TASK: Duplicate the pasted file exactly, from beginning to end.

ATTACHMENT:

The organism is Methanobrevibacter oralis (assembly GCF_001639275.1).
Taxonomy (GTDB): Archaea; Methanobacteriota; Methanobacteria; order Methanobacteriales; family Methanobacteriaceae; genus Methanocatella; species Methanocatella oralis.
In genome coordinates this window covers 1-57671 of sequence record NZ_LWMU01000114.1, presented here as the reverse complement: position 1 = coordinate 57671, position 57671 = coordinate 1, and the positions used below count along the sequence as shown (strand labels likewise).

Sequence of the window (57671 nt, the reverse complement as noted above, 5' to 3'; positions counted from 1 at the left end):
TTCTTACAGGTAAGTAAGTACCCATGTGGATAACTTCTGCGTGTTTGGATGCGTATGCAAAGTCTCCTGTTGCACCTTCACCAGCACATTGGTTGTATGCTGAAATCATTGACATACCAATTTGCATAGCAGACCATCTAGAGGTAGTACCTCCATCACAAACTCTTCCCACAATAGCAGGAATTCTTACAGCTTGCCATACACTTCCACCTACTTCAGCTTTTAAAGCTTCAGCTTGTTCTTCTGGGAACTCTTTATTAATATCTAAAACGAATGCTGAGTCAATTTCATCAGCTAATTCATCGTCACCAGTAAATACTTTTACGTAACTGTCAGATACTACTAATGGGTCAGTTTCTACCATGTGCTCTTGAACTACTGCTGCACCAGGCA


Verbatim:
The organism is Methanobrevibacter oralis (assembly GCF_001639275.1).
Taxonomy (GTDB): Archaea; Methanobacteriota; Methanobacteria; order Methanobacteriales; family Methanobacteriaceae; genus Methanocatella; species Methanocatella oralis.
In genome coordinates this window covers 1-57671 of sequence record NZ_LWMU01000114.1, presented here as the reverse complement: position 1 = coordinate 57671, position 57671 = coordinate 1, and the positions used below count along the sequence as shown (strand labels likewise).

Sequence of the window (57671 nt, the reverse complement as noted above, 5' to 3'; positions counted from 1 at the left end):
TTCTTACAGGTAAGTAAGTACCCATGTGGATAACTTCTGCGTGTTTGGATGCGTATGCAAAGTCTCCTGTTGCACCTTCACCAGCACATTGGTTGTATGCTGAAATCATTGACATACCAATTTGCATAGCAGACCATCTAGAGGTAGTACCTCCATCACAAACTCTTCCCACAATAGCAGGAATTCTTACAGCTTGCCATACACTTCCACCTACTTCAGCTTTTAAAGCTTCAGCTTGTTCTTCTGGGAACTCTTTATTAATATCTAAAACGAATGCTGAGTCAATTTCATCAGCTAATTCATCGTCACCAGTAAATACTTTTACGTAACTGTCAGATACTACTAATGGGTCAGTTTCTACCATGTGCTCTTGAACTACTGCTGCACCAGGCA